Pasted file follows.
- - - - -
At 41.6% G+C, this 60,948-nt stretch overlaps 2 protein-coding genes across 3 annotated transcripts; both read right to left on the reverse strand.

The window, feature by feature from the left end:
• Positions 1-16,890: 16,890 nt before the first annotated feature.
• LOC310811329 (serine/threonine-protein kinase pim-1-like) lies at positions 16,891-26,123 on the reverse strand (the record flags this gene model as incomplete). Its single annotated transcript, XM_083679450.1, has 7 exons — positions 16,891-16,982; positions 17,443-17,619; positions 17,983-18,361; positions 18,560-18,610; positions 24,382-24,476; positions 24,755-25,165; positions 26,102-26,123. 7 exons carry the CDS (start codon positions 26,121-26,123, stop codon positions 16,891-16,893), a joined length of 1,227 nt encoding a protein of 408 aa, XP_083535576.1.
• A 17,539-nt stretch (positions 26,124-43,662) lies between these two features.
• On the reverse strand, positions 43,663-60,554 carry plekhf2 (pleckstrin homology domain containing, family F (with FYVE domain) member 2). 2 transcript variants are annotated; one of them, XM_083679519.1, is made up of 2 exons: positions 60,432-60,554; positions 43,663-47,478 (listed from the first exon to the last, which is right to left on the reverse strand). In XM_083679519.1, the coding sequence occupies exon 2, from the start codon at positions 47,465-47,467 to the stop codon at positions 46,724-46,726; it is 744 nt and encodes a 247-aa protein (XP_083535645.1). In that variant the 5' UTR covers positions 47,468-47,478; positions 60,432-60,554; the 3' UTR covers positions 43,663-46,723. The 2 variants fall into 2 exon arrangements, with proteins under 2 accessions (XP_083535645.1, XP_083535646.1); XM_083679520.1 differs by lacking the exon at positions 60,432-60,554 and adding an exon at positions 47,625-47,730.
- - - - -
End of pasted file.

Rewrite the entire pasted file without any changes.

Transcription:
At 41.6% G+C, this 60,948-nt stretch overlaps 2 protein-coding genes across 3 annotated transcripts; both read right to left on the reverse strand.

The window, feature by feature from the left end:
• Positions 1-16,890: 16,890 nt before the first annotated feature.
• LOC310811329 (serine/threonine-protein kinase pim-1-like) lies at positions 16,891-26,123 on the reverse strand (the record flags this gene model as incomplete). Its single annotated transcript, XM_083679450.1, has 7 exons — positions 16,891-16,982; positions 17,443-17,619; positions 17,983-18,361; positions 18,560-18,610; positions 24,382-24,476; positions 24,755-25,165; positions 26,102-26,123. 7 exons carry the CDS (start codon positions 26,121-26,123, stop codon positions 16,891-16,893), a joined length of 1,227 nt encoding a protein of 408 aa, XP_083535576.1.
• A 17,539-nt stretch (positions 26,124-43,662) lies between these two features.
• On the reverse strand, positions 43,663-60,554 carry plekhf2 (pleckstrin homology domain containing, family F (with FYVE domain) member 2). 2 transcript variants are annotated; one of them, XM_083679519.1, is made up of 2 exons: positions 60,432-60,554; positions 43,663-47,478 (listed from the first exon to the last, which is right to left on the reverse strand). In XM_083679519.1, the coding sequence occupies exon 2, from the start codon at positions 47,465-47,467 to the stop codon at positions 46,724-46,726; it is 744 nt and encodes a 247-aa protein (XP_083535645.1). In that variant the 5' UTR covers positions 47,468-47,478; positions 60,432-60,554; the 3' UTR covers positions 43,663-46,723. The 2 variants fall into 2 exon arrangements, with proteins under 2 accessions (XP_083535645.1, XP_083535646.1); XM_083679520.1 differs by lacking the exon at positions 60,432-60,554 and adding an exon at positions 47,625-47,730.